File Copyright Online - File mutual Divorce in Delhi - Online Legal Advice - Lawyers in India

Remuneration for Labour and Minimum Wages

On August 8, 2019, the Ministry of Law and Justice of the Government of India notified the Code on Wages, 2019 (the "Code"), which seeks to amend and consolidate the laws relating to wages and bonuses, as well as matters related to or customary to them, and incorporates the provisions of the Payment of Wages Act, 1936 ("Payment of Wages Act"), the Minimum Wages Act, 1948 ("Minimum Wages Act"), the Payment of Bonus Act, 1965 ("Payment of Bonus Act ("Equal Remuneration Act").

However unlike Payment of Wages Act, which applies to employees earning less than the statutory minimum wage, and the Minimum Wages Act, which applies to employees working in scheduled establishments, the Code envisions the provisions of timely payment of wages and minimum wages being applied uniformly to all employees, regardless of wage ceiling or sector.
Chapter II of the Code on Wages Act talks about Minimum Wages.

Minimum wage is the wage set that employer must pay his worker as per law. In every state minimum wage is different. Minimum wage is set by appropriate government.
 Minimum wage was not defined in Minimum Wages Act, 1948. It is defined in code of wages act, 2019 under section 2 (s) as wage fixed under section 6 of the act. It is not defined in clear terms, it is only said that it is defined under section 6 of the act.

Section 6 says that appropriate government will set minimum wages.
  • Paying minimum wages is non-negotiable. If any employer does not pay minimum wages, then he is charged with penalty of Rs. 50,000. And even after this subsequently he has committed the same thing again, then he is charged with penalty of upto Rs. 1 Lakh or 3 months of imprisonment. It is a criminal offence.
  • Code of Wages is applied to both sectors
As per the Code  (i) basic pay, (ii) dearness allowance and (iii) retaining allowance have been included as components of wages.

Further, the Code excludes the following components from the definition of wages:
  1. Bonus payments;
  2. value of the house-accommodation, supply of light, water, medical attendance or other amenity or of any service excluded from the computation of wages by an order of the appropriate Government;
  3. Employer contributions to any pension or provident fund;
  4. Conveyance allowances;
  5. Sums paid to the employee to defray special expenses on him by the nature of his employment;
  6. House rent allowance;
  7. Remuneration payable under award or settlement between the parties or order of court or tribunal
  8. Overtime allowance;
  9. Commission payable to employee;
  10. Gratuity payments; and,
  11. Retrenchment compensation or other retirement benefit payable to the employee or any ex-gratia payment made to the employee on the termination of his employment.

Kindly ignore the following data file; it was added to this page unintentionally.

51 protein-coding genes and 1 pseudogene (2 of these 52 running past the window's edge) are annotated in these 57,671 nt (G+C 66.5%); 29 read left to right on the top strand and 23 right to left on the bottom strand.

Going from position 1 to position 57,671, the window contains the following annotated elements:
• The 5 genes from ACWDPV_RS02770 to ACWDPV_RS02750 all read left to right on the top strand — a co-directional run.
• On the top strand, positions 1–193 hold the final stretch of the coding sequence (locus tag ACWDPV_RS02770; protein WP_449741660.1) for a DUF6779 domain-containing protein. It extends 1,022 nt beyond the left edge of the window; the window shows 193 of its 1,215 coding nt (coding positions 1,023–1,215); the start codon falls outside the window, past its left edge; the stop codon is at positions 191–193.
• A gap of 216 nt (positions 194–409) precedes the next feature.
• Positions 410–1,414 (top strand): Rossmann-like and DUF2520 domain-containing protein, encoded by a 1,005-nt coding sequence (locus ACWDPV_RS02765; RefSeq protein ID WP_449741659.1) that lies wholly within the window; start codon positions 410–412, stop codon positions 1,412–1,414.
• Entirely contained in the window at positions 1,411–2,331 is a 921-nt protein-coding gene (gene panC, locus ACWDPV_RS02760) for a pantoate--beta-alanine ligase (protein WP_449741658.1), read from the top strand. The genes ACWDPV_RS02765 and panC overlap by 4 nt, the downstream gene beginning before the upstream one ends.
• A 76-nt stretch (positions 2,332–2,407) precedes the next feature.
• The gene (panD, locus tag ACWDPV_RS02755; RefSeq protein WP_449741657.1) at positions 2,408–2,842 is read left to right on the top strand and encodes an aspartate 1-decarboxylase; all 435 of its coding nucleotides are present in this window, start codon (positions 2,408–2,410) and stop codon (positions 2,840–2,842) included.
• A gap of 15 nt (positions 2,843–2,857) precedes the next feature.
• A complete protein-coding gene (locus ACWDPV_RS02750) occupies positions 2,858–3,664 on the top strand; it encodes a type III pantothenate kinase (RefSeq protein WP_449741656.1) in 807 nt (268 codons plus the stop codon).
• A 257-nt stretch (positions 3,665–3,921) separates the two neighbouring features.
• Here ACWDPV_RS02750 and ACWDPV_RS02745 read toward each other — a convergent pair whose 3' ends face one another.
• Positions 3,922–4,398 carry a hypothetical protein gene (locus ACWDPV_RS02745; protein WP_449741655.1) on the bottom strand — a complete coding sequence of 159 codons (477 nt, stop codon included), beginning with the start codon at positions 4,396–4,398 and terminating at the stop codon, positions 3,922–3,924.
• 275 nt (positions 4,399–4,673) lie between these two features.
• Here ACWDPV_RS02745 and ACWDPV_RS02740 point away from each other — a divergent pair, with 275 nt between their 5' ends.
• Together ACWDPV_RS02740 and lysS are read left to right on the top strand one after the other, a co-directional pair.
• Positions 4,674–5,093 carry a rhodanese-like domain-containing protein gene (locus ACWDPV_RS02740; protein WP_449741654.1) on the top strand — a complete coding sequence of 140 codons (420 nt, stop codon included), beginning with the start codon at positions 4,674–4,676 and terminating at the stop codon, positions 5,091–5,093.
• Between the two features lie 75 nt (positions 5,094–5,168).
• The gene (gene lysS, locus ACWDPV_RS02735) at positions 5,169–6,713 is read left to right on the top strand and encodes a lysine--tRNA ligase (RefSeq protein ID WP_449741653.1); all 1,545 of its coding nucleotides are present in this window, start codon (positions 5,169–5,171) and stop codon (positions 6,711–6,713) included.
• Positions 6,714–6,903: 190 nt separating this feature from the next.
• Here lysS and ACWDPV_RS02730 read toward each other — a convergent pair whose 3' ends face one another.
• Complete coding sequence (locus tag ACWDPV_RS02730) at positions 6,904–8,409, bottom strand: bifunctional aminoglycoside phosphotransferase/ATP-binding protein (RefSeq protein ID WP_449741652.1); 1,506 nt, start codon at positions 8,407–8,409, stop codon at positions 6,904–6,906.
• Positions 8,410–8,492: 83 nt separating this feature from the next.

Employers exploited the notion of basic wage as a loophole to reduce EPF payments, hence contradicting the objective of the EPF Act. The Supreme Court addressed this issue in the case of The Regional Provident Fund Commissioner (II) West Bengal Versus Vivekananda Vidyamandir And Others[1], holding that all allowances that are universally, uniformly, necessarily, and ordinarily paid to all employees would form a part of the basic wage, which would be used for provident fund contribution.

When an allowance is shown to be either a variable, or was linked to any incentive for production resulting in a higher output, or the allowance in question is not paid across the board, or paid especially to those who take advantage of the opportunity, the allowance can be excluded from the basic wage.

Any action taken under the repealed enactments, including any notification, nomination, appointment, order or direction made there under, or any amount of wages paid, shall be deemed to have been done, taken, or provided for such purpose under the corresponding provisions of the Code to the extent that they are not contrary to the provisions of the Code and until they are repealed under the corresponding provisions of the Code.[2]

Need Of Minimum Wage In India

Despite the large number of employees in the unorganised sector and their significant contribution to the national economy, they are among India's poorest citizens. As a result, it is critical that immediate action be done to ameliorate their situation. Minimum wages in India have a history of infrequent changes and insufficient cost-of-living increases. The minimum wage rates, which are set in a few states, are insufficient to cover even two meals a day, let alone the basic demands of health, education, and shelter.